Afterwards, I was worried that I might have needlessly burnt a bridge, or that perhaps the fee wasn’t so bad after all. But, speaking to another illustrator who’d had exactly the same experience and had also refused the job reassured me that I’d done the right thing. It’s harder to have that sort of perspective on your own.

SG: Are you willing to share how much money you make, and how this has changed over time as you’ve grown your business?

Though it really fluctuates month to month, I’ve definitely seen an overall increase in what I’m earning year on year. It’s worth noting that a large part of that is simply down to me better understanding my worth, and knowing when I can and should ask for more. It’s not necessarily because I’m being offered more from the outset.

Last year I made £54,000, which was about double what I’d earned in the previous year. I had a few really high paying jobs though, so it’s a bit of an outlier. I expect this year to be closer to £30,000.

SG: Do you have a marketing plan? Or a less formal approach to marketing? What kind of marketing do you do?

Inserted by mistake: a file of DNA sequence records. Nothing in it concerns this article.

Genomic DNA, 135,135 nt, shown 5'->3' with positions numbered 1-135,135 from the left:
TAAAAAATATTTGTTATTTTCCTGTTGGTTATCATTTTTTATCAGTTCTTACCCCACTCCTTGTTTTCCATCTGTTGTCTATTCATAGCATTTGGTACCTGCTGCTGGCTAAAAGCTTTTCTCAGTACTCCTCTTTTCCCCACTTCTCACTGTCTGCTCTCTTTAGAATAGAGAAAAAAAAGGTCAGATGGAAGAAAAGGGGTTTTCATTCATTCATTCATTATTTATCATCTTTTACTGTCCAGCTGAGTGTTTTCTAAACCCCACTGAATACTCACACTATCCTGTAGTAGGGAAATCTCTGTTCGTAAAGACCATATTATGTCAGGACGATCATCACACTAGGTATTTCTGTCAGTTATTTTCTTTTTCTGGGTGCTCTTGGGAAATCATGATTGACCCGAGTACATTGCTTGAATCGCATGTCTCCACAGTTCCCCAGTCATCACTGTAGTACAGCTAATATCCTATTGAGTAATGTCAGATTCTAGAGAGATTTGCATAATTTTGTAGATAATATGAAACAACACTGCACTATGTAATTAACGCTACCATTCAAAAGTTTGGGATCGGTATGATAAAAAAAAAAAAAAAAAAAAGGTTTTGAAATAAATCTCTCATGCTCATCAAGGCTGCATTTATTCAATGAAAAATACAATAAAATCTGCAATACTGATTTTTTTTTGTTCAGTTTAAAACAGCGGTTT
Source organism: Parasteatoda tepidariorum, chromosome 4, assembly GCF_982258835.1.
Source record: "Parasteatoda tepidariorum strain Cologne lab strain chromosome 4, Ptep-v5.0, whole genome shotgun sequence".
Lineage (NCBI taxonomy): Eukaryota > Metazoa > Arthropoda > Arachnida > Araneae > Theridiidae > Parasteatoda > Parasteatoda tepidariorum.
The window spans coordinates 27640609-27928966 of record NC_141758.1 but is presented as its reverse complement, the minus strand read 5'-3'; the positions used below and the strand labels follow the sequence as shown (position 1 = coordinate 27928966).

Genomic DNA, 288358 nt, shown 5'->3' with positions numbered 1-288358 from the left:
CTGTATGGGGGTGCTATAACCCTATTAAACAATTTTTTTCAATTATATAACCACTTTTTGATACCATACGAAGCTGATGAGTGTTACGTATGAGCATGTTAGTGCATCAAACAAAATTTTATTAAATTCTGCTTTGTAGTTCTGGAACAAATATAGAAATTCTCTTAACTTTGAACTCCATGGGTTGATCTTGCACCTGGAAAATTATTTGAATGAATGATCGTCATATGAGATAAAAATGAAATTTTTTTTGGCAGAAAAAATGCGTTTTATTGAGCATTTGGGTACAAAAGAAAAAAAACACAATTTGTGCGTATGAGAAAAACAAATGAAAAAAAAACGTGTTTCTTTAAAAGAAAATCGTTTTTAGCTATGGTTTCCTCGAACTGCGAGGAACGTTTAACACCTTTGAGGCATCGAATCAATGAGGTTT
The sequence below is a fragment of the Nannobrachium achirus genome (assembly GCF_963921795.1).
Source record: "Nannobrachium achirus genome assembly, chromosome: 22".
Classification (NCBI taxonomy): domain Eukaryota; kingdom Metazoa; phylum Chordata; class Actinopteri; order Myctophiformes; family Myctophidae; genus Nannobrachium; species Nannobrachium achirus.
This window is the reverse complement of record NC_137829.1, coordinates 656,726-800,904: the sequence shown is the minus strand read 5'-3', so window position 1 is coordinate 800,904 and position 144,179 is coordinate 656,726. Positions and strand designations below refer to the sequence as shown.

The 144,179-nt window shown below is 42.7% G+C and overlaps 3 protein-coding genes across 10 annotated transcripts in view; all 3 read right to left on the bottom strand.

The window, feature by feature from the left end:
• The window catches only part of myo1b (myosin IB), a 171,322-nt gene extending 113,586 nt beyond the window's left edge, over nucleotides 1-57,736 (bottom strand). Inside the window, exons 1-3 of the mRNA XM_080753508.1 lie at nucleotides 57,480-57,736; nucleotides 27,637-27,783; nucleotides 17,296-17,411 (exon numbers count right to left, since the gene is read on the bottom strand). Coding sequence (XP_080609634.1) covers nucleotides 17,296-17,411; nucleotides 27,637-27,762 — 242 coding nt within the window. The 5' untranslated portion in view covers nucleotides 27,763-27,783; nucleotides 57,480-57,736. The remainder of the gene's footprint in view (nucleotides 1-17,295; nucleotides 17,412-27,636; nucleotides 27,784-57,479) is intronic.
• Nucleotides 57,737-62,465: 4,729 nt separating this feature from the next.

Again, it’s the ‘little and often’ method. I’m not exactly a shout-it-from-the-rooftops kind of person by nature, but there’s no denying the power of social media for self-promotion. (Putting aside the slightly hostile algorithms.) I aim to post on Instagram a couple of times a week – though I don’t stress if I don’t have anything I want to share. I see my feed as the slightly more casual cousin to my formal portfolio website, using it to show bits of work in progress as well as finished pieces.

I also keep a spreadsheet of art directors and clients that I’d like to work with, and semi-regularly I’ll go through it and contact a few at a time. Either via email or post, sending a couple of relevant samples of my work and a brief introduction to me and what I do. Cold-contacting can have a really low, slow return rate, so I try not to spend too long on it at once. It’s a bit disheartening otherwise.

And finally, for the past 2 years I’ve been working with Ikon Images, who licence my existing illustrations to all sorts of clients. As well as providing me with a little extra passive income, it gets my work and name out there to markets I might not reach on my own.

Image credit: illustration by Alice Mollon.